Wednesday, April 30, 2008

Wise buy

The last time we were stateside, we purchased this glitzy glamorous double stroller in anticipation of Stephanie's arrival. European streets, shops and transportation make compact styling a requirement, so we splurged on this model because it was really the only one that fit the bill.

Of course, Ellie won't ride in it. She doesn't like it.
And baby Stephanie prefers to be held.
So...that was good money wasted, yes? No!
We do have two other small critters in the house who like it very much!

After all, there are two of them and it is a double stroller. Always good to know the cats appreciate expensive gear.

Here's a shot from this morning of the two meant to go in there. Ellie has some wild hair these days! (notice that sweet big sister arm around her baby)

Sunday, April 27, 2008

Baby Stephanie

Two months ago, our baby Stephanie Grace arrived in the comfort of our living room (still can't get over that one!). Since then, our lives have been filled with much less sleep but lots more love! Baby Stephanie is a baby marvel. She is so strong! She not only holds her head steady (for weeks now), but also sits upright with support and will even pull up to standing sometimes. She started smiling her gorgeous baby smile a couple of weeks ago, and she has added in some baby talking ("Ah-goo") for good measure. She loves being held, but she will have lengthy discussions with mobiles and dangling toys if left to her own devices for short periods. One blessing of a second chid is a de-sensitization to noise. She can sleep through her sister tearing through the house, merrily (or not) shouting and having a grand ol' time. The reverse also seems to be true (Ellie sleeping through Stephanie noise), which is great! If only we could get them to sleep at the same time...

Oma is here!

Oma arrived Saturday afternoon for her first visit with baby Stephanie. The two of them seemed to hit it off quite well! The weather is cooperating to give us all a lovely weekend, so today we went to the beach to play in the warm sun and sand. Stephanie slept the whole time (she's a morning napper), but she had fun when we came home!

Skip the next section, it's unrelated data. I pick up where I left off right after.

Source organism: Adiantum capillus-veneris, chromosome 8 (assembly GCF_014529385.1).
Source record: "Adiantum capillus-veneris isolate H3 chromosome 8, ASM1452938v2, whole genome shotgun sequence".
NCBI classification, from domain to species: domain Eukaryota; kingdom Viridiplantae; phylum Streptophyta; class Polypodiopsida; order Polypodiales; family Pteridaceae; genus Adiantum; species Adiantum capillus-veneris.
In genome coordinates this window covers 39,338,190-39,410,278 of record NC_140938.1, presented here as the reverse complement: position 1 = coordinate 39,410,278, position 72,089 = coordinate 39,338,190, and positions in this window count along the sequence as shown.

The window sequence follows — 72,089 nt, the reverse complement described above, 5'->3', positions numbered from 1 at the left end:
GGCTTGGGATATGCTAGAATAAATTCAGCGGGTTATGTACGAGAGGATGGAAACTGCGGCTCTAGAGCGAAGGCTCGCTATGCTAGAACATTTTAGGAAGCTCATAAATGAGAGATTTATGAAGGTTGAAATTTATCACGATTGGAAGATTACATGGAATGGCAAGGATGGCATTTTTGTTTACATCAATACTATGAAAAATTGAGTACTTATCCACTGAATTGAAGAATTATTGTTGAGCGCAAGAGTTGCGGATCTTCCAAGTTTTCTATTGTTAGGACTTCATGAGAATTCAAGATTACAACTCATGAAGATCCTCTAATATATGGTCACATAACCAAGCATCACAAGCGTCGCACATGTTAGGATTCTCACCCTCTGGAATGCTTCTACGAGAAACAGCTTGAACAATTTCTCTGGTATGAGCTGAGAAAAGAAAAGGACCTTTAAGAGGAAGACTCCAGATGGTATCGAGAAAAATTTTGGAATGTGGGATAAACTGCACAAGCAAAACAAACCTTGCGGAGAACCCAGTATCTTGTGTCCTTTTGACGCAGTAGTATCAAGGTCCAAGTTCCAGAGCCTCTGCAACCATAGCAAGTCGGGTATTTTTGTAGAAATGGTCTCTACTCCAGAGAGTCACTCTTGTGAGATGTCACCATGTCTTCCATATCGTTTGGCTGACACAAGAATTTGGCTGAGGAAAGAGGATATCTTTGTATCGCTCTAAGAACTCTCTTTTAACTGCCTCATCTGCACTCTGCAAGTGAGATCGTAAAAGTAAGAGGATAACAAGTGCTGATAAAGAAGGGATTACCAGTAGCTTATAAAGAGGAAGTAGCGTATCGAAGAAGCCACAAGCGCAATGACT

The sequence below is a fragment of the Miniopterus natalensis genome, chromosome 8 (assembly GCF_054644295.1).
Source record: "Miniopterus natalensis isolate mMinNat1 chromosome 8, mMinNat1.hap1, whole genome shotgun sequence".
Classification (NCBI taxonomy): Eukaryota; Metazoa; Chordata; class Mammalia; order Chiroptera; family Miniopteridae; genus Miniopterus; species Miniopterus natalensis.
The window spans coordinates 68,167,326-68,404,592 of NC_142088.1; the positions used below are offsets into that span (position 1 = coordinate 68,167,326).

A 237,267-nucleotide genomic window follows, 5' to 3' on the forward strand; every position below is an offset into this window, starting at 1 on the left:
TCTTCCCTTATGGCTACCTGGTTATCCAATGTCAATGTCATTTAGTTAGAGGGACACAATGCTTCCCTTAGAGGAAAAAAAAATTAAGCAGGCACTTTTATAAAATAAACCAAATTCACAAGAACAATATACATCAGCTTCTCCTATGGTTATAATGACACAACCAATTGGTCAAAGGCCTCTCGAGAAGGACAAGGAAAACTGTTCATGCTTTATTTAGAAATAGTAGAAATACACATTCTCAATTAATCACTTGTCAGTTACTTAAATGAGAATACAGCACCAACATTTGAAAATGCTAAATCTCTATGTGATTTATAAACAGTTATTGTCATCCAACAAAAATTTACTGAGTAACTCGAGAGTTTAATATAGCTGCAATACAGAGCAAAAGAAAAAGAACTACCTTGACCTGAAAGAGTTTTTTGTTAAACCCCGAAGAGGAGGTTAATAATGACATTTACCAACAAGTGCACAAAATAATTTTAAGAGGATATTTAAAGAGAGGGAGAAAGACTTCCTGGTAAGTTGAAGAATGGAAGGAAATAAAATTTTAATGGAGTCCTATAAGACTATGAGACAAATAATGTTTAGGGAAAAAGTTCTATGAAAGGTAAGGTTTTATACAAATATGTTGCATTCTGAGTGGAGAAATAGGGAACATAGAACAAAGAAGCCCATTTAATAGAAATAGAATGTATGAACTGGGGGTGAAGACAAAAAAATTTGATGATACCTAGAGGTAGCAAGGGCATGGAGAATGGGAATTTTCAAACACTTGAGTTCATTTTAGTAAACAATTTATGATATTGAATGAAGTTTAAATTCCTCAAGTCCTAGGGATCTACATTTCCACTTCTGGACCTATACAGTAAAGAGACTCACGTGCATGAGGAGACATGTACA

Wednesday, April 23, 2008

Baby class reunion

Last week, Ellie, Stephanie and I attended the reunion of our Dutch childbirth class. Look at this cuteness!

Tuesday, April 22, 2008

Tough times

The week hasn't gotten off to an auspicious start. In fact, it's been downright hard. Jennifer's version of Ellie's cold has turned nasty, and I have lost my voice. I'm all froggy and yuck, and I'm exhausted to boot. Yesterday, Ellie seemed to see this as a golden opportunity to go completely insane and be a typical 2 year old with wild and unacceptable behaviors. This is what I refer to as her "lion versus weakest gazelle" routine (the weakest gazelle being Mama). It was trying enough to make me want to compose a country-western song entitled "Out of Diapers, Out of Gas, and Out of my Mind". Then, it occurred to me that that could be the title of a whole parenting album about this oh-so-tough (but oh-so-worth-it) job. Life in Holland factors weren't helping much yesterday either. Just before dinner time, the smoke detector in the unoccupied house next door started going off. We called the realtor who is managing it, but they refused to come out to turn it off because there was no fire and it was after office hours. It beeped its incessant high-pitched beep ALL NIGHT LONG. Road construction near our house means the garbage truck won't collect on our street, so Markus has to walk the trash to the other side of the canal where the city has placed a temporary sign that says essentially "Put your trash here". Last night, we got a notice that vaguely indicated that we put our trash out on the wrong day or in the wrong place and would be fined for 3 bags, but of course there was no info as to what would have been correct. So, no trash pick-up at home, and no trash pick-up where the city says to dump it and a fine besides! ARGH. Trying to get Ellie to go to school this morning was like pulling teeth without novocaine. She ran away from me every time I approached with her jacket or shoes, despite the fact that she excitedly verbalized how badly she wanted to go to school. After school, we dealt once again (as we've been doing for several weeks now) with the parking nightmare that is our neighborhood under road construction. There was nowhere to park on the street, and someone had illegally parked in our private garage spot. I circled the neighborhood for over an hour, only finding a spot in time for Ellie to fall asleep in the car...which meant big tears when I had to get her into the house and into her own bed.
And I mentioned I'm sick, right?
This isn't fun.